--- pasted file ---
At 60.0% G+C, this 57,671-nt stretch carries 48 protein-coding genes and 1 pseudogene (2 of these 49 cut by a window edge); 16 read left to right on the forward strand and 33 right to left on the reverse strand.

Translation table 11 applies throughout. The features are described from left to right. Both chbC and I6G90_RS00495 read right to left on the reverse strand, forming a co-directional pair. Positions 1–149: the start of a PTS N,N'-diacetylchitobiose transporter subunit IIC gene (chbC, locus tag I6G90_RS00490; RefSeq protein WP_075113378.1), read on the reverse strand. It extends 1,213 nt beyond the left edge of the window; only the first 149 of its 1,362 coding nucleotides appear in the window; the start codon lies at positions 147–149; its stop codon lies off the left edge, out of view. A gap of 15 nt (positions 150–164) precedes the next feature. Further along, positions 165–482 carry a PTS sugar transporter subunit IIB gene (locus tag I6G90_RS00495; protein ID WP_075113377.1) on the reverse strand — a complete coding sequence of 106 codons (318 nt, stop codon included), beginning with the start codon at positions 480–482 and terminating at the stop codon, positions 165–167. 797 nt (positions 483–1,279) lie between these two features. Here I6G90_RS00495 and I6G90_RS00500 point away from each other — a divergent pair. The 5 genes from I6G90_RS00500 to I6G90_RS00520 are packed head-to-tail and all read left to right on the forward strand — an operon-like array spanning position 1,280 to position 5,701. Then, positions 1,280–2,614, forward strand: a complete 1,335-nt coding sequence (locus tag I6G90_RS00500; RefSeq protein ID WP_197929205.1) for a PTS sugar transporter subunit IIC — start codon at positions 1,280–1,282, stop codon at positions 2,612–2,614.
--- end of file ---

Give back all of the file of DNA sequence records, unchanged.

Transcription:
At 60.0% G+C, this 57,671-nt stretch carries 48 protein-coding genes and 1 pseudogene (2 of these 49 cut by a window edge); 16 read left to right on the forward strand and 33 right to left on the reverse strand.

Translation table 11 applies throughout. The features are described from left to right. Both chbC and I6G90_RS00495 read right to left on the reverse strand, forming a co-directional pair. Positions 1–149: the start of a PTS N,N'-diacetylchitobiose transporter subunit IIC gene (chbC, locus tag I6G90_RS00490; RefSeq protein WP_075113378.1), read on the reverse strand. It extends 1,213 nt beyond the left edge of the window; only the first 149 of its 1,362 coding nucleotides appear in the window; the start codon lies at positions 147–149; its stop codon lies off the left edge, out of view. A gap of 15 nt (positions 150–164) precedes the next feature. Further along, positions 165–482 carry a PTS sugar transporter subunit IIB gene (locus tag I6G90_RS00495; protein ID WP_075113377.1) on the reverse strand — a complete coding sequence of 106 codons (318 nt, stop codon included), beginning with the start codon at positions 480–482 and terminating at the stop codon, positions 165–167. 797 nt (positions 483–1,279) lie between these two features. Here I6G90_RS00495 and I6G90_RS00500 point away from each other — a divergent pair. The 5 genes from I6G90_RS00500 to I6G90_RS00520 are packed head-to-tail and all read left to right on the forward strand — an operon-like array spanning position 1,280 to position 5,701. Then, positions 1,280–2,614, forward strand: a complete 1,335-nt coding sequence (locus tag I6G90_RS00500; RefSeq protein ID WP_197929205.1) for a PTS sugar transporter subunit IIC — start codon at positions 1,280–1,282, stop codon at positions 2,612–2,614.